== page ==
Advanced

A genome-wide association study on copy-number variation identifies a 11q11 loss as a candidate susceptibility variant for colorectal cancer

Fernandez-Rozadilla, C.; Cazier, J. B.; Tomlinson, I.; Brea-Fernandez, A.; Lamas, M. J.; Baiget, M.; Lopez-Fernandez, L. A.; Clofent, J.; Bujanda, L. and Gonzalez, D., et al. (2014) In Human Genetics 133(5). p.525-534
Abstract
Colorectal cancer (CRC) is a complex disease, and therefore its development is determined by the combination of both environmental factors and genetic variants. Although genome-wide association studies (GWAS) of SNP variation have conveniently identified 20 genetic variants so far, a significant proportion of the observed heritability is yet to be explained. Common copy-number variants (CNVs) are one of the most important genomic sources of variability, and hence a potential source to explain part of this missing genetic fraction. Therefore, we have performed a GWAS on CNVs to explore the relationship between common structural variation and CRC development. Phase 1 of the GWAS consisted of 881 cases and 667 controls from a Spanish cohort.... (More)
Colorectal cancer (CRC) is a complex disease, and therefore its development is determined by the combination of both environmental factors and genetic variants. Although genome-wide association studies (GWAS) of SNP variation have conveniently identified 20 genetic variants so far, a significant proportion of the observed heritability is yet to be explained. Common copy-number variants (CNVs) are one of the most important genomic sources of variability, and hence a potential source to explain part of this missing genetic fraction. Therefore, we have performed a GWAS on CNVs to explore the relationship between common structural variation and CRC development. Phase 1 of the GWAS consisted of 881 cases and 667 controls from a Spanish cohort. Copy-number status was validated by quantitative PCR for each of those common CNVs potentially associated with CRC in phase I. Subsequently, SNPs were chosen as proxies for the validated CNVs for phase II replication (1,342 Spanish cases and 1,874 Spanish controls). Four common CNVs were found to be associated with CRC and were further replicated in Phase II. Finally, we found that SNP rs1944682, tagging a 11q11 CNV, was nominally associated with CRC susceptibility (p value = 0.039; OR = 1.122). This locus has been previously related to extreme obesity phenotypes, which could suggest a relationship between body weight and CRC susceptibility. (Less)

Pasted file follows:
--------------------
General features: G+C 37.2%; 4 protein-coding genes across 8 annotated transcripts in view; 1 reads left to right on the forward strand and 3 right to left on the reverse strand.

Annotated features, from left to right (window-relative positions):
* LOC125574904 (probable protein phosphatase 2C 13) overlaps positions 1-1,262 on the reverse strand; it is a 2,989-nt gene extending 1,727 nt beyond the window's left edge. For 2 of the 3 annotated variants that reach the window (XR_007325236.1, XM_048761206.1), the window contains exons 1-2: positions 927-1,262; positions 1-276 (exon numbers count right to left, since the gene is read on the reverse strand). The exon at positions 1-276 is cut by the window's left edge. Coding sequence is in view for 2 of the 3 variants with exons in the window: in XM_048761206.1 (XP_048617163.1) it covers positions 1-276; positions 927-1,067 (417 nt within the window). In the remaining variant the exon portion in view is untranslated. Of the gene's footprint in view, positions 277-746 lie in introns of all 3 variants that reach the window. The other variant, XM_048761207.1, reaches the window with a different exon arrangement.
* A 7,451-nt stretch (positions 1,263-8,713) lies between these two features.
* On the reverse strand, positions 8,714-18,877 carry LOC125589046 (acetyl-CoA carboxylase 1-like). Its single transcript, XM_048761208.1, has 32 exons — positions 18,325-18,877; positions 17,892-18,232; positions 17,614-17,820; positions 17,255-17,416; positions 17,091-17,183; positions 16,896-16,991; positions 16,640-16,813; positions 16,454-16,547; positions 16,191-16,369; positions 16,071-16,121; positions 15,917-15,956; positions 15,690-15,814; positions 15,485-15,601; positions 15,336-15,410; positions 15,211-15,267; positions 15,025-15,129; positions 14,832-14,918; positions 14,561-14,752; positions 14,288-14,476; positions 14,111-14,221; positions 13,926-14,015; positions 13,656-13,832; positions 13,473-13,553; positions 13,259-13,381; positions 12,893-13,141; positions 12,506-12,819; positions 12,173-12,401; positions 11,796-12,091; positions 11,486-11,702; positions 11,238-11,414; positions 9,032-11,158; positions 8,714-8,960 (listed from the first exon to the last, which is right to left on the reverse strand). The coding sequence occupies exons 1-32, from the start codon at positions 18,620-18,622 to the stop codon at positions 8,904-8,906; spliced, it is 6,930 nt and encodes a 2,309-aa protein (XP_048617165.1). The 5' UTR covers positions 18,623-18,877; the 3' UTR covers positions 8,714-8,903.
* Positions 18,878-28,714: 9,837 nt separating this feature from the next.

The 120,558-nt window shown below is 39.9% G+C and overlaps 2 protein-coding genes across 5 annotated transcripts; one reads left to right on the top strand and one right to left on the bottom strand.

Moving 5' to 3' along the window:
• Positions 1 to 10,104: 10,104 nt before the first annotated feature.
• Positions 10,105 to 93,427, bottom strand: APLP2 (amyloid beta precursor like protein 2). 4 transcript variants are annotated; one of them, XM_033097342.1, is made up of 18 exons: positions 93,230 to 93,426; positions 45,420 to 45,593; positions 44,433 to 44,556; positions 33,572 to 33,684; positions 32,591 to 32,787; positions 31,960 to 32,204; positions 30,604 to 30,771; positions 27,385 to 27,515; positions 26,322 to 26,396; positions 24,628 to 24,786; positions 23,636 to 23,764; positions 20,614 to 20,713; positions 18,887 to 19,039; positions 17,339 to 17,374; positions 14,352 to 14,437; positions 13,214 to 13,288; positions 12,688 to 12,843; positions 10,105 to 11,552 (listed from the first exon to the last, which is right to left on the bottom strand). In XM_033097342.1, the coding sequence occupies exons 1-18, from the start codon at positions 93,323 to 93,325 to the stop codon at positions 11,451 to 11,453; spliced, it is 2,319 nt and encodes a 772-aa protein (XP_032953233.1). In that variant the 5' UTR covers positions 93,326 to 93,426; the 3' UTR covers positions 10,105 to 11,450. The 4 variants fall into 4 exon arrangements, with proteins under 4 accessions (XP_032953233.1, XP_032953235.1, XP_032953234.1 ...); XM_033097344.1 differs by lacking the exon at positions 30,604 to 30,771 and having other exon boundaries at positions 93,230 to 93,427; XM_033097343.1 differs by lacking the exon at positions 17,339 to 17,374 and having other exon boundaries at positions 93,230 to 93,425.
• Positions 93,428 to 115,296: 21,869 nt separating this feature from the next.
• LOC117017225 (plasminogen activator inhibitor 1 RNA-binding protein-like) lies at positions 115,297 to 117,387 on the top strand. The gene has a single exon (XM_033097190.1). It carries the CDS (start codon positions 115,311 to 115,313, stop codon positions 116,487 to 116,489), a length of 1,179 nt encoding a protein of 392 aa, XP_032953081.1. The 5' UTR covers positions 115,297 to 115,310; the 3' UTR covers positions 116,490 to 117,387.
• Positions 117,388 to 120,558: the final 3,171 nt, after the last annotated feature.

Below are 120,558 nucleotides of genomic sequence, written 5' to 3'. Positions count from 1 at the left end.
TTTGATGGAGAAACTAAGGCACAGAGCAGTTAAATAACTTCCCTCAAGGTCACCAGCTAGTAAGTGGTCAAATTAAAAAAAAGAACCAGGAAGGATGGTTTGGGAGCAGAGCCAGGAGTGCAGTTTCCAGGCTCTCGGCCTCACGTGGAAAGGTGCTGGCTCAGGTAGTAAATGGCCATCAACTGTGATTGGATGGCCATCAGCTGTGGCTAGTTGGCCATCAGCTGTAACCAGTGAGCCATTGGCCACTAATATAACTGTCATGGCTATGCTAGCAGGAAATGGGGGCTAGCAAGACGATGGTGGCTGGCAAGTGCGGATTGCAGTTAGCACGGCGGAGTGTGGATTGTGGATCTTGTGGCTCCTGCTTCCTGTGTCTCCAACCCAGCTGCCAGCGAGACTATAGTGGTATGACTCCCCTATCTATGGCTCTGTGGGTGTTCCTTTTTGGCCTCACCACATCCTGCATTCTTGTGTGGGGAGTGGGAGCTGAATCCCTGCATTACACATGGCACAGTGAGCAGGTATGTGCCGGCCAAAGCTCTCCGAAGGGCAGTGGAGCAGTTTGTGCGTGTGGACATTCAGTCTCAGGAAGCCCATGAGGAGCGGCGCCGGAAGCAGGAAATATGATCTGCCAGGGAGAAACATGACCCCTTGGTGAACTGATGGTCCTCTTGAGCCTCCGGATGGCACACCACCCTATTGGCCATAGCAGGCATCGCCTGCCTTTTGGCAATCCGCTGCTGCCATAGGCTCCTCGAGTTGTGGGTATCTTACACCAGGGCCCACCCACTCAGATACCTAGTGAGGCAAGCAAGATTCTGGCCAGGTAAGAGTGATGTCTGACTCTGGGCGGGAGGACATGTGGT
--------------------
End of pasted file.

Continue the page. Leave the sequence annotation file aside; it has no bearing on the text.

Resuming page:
Please use this url to cite or link to this publication:
author
, et al. (More)
(Less)
organization
publishing date
type
Contribution to journal
publication status
published
subject
in
Human Genetics
volume
133
issue
5
pages
525 - 534
publisher
Springer
external identifiers
  • wos:000334519900005
  • scopus:84899650780
ISSN
1432-1203
DOI
10.1007/s00439-013-1390-4
language
English
LU publication?
yes
id
22230468-1dee-4db3-b06b-eacb0e474959 (old id 4487992)
date added to LUP
2014-07-01 07:33:49
date last changed
2017-11-12 03:40:30
@article{22230468-1dee-4db3-b06b-eacb0e474959,
  abstract     = {Colorectal cancer (CRC) is a complex disease, and therefore its development is determined by the combination of both environmental factors and genetic variants. Although genome-wide association studies (GWAS) of SNP variation have conveniently identified 20 genetic variants so far, a significant proportion of the observed heritability is yet to be explained. Common copy-number variants (CNVs) are one of the most important genomic sources of variability, and hence a potential source to explain part of this missing genetic fraction. Therefore, we have performed a GWAS on CNVs to explore the relationship between common structural variation and CRC development. Phase 1 of the GWAS consisted of 881 cases and 667 controls from a Spanish cohort. Copy-number status was validated by quantitative PCR for each of those common CNVs potentially associated with CRC in phase I. Subsequently, SNPs were chosen as proxies for the validated CNVs for phase II replication (1,342 Spanish cases and 1,874 Spanish controls). Four common CNVs were found to be associated with CRC and were further replicated in Phase II. Finally, we found that SNP rs1944682, tagging a 11q11 CNV, was nominally associated with CRC susceptibility (p value = 0.039; OR = 1.122). This locus has been previously related to extreme obesity phenotypes, which could suggest a relationship between body weight and CRC susceptibility.},
  author       = {Fernandez-Rozadilla, C. and Cazier, J. B. and Tomlinson, I. and Brea-Fernandez, A. and Lamas, M. J. and Baiget, M. and Lopez-Fernandez, L. A. and Clofent, J. and Bujanda, L. and Gonzalez, D. and de Castro, L. and Hemminki, Kari and Bessa, X. and Andreu, M. and Jover, R. and Xicola, R. and Llor, X. and Moreno, V. and Castells, A. and Castellvi-Bel, S. and Carracedo, A. and Ruiz-Ponte, C.},
  issn         = {1432-1203},
  language     = {eng},
  number       = {5},
  pages        = {525--534},
  publisher    = {Springer},
  series       = {Human Genetics},
  title        = {A genome-wide association study on copy-number variation identifies a 11q11 loss as a candidate susceptibility variant for colorectal cancer},
  url          = {http://dx.doi.org/10.1007/s00439-013-1390-4},
  volume       = {133},
  year         = {2014},
}